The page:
Alice Cooper Claims ‘Alcohol Or Drugs Are Not Problems’ For Professional Bands

Alice Cooper Claims 'Alcohol Or Drugs Are Not Problems' For Professional Bands

The Godfather of Shock Rock, known as Alice Cooper, has recently appeared on Rolling Stone Deutschland and talked about the effects of alcohol and drugs on live shows and body shape.

Alice Cooper is one of the craziest rockers in the music industry. With his unique voice and crazy stage performances that are different from each other, which includes electric chairs, dueling swords, and baby dolls, Cooper is a shining star of the rock world. He proved himself by releasing twenty-one solo albums and seven albums with his solo band. He has been sober for about four decades.

Alcohol and drugs have been an indisputable part of the lives of most rock stars since their early years. Although many rock stars take great pleasure in using drugs and alcohol, there are also artists who are still sober there. Alice Cooper is one of those great examples who doesn’t like using alcohol and drugs, as he has been sober for more than 40 years.

During his recent appearance on Rolling Stone Deutschland, Alice Cooper said that the musicians shouldn’t just focus on work because he believes that being in a good body shape and mental health does not just mean focusing on work. The successful musician points out the importance of entertaining with hobbies and moving planned to have fun.


“Part of it is knowing when to eat, when to sleep, when to have fun… keep it fun,” Alice says. “I think that’s the most important thing. If you treat it like a job, then it’s not as much fun.”

Alice Cooper Says Alcohol Or Drugs Are Not Problems For Professional Bands

Alice Cooper then touched on what he has wanted from people on the show day. Mentioning the fact that why drugs or alcohol have disappeared, Cooper claimed that alcohol or drugs are not problems for those real touring and professional bands. He said that he has felt great, even though he is 74.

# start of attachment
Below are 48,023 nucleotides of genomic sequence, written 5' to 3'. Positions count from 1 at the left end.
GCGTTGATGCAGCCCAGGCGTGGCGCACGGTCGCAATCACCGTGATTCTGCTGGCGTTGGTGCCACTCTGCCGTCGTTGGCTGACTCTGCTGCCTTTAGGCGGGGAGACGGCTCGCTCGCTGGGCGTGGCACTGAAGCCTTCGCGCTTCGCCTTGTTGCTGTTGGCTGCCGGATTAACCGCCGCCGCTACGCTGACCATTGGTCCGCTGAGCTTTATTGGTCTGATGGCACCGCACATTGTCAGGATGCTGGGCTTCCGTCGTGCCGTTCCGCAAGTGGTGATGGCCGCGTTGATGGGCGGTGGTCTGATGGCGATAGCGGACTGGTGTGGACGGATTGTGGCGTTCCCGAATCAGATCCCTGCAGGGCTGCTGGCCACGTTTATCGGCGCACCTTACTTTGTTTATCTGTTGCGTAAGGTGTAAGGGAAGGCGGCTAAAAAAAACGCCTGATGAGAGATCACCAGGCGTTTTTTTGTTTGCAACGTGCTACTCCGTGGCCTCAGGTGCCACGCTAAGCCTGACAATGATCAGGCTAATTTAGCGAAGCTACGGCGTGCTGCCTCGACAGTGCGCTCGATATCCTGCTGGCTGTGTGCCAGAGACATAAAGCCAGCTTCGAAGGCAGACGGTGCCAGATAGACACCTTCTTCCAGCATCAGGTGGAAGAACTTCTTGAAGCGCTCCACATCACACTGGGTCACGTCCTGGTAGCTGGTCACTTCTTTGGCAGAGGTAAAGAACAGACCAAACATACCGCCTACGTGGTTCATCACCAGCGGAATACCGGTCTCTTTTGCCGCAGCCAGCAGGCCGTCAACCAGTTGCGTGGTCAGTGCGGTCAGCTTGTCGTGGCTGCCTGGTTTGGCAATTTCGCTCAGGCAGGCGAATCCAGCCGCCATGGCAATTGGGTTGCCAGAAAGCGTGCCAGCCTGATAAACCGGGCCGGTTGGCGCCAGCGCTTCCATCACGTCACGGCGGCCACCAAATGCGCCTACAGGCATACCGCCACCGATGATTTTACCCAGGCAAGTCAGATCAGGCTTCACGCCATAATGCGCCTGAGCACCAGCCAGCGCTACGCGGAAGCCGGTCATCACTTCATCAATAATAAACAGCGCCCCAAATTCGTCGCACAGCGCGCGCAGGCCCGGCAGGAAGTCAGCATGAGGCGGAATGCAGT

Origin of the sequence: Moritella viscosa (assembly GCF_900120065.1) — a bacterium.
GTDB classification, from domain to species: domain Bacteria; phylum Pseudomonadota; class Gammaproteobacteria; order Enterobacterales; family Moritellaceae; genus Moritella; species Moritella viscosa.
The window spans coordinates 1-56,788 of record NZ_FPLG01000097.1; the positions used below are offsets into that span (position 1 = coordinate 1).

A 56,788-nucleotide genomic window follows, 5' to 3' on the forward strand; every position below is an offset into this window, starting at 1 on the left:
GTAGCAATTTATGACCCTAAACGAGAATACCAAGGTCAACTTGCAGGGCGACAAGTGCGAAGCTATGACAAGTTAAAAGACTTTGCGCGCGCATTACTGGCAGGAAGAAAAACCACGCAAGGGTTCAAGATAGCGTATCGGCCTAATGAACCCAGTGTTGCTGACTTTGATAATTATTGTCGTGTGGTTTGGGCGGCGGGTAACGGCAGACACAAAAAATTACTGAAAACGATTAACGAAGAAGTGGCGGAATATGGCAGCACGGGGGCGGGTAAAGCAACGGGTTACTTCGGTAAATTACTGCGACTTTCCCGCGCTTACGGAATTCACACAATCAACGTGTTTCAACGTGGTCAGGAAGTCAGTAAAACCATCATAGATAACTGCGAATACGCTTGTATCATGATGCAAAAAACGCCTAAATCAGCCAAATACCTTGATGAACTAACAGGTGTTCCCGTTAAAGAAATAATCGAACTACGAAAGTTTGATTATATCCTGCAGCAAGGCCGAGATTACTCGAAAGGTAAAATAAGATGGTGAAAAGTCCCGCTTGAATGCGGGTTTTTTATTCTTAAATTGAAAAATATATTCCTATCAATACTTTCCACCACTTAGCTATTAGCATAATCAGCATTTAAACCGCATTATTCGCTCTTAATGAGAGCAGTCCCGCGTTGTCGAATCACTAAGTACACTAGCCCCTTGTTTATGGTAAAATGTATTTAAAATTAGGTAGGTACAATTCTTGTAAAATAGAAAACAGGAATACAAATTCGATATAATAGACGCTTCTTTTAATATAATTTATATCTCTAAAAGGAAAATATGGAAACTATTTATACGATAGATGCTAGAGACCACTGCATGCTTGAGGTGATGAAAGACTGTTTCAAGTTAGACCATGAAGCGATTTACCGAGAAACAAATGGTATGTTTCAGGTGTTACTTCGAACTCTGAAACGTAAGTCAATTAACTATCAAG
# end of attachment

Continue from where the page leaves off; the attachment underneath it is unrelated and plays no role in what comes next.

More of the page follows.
Alice Cooper sings a song on stage.
(image: Per Ole Hagen)

“That [show] is going to be the most important part of the day, because you’re 100% for that show,” he revealed. “You want everybody to be in top physical condition. That’s why I think that drugs have kind of disappeared. For real touring bands, professional bands, you don’t really see a lot of alcohol problems, or drug problems.

“Because finally, everybody’s realized that in order to survive on the road, you can’t party like you used to when you were 23. You have to really be in good shape physically.

“I do four shows a week, or five sometimes. And I’m 74, but I feel great. I get done with the show. And I feel absolutely great. But that’s because I’ve never smoked. I haven’t had a drink in 40 years. And you know, I’ve really kind of treated my body pretty well.”

A couple of days ago, on June 20, Alice Cooper once again discussed Gene Simmons’ rock is dead claims. Previously showed off his disagreement with Simmons on that, Cooper had said in the interview that he doesn’t think rock is ever gonna die.

Alice Cooper comments on alcohol and drugs
(image: Katja Ogrin)

Gene Simmons said rock is dead but I think he was talking financially,” Alice says. “I think there are kids in garages right now learning Guns N’ Roses, learning Aerosmith, learning Alice, learning Ozzy… Young 16-year-old kids rocking, just rocking. That’s healthy. That’s really healthy. I don’t think rock is ever gonna die.

“When you talk about hard rock, like the Stones, The Who and all that, that’s the only music that’s lasted. Grunge was here for a while. And punk was here for a while. Emo was here and all this, but hard rock bands just kept going. So if you’re in a hard rock band, you can go as long as you want to go.

“Well, you’ve got your certain bands – you know, Foo Fighters still going. Green Day, things like that. I kind of look at this a little bit differently. There was a time when we first started playing, that rock bands were outlaws. We were on the outside looking into the party and we weren’t invited to the party. It was more pop music and dance music and disco.

“I think we’re back to that point. I think it’s kind of healthy that rock bands now are not number one, number two or number three. We’re back to the point of being rebels again.”

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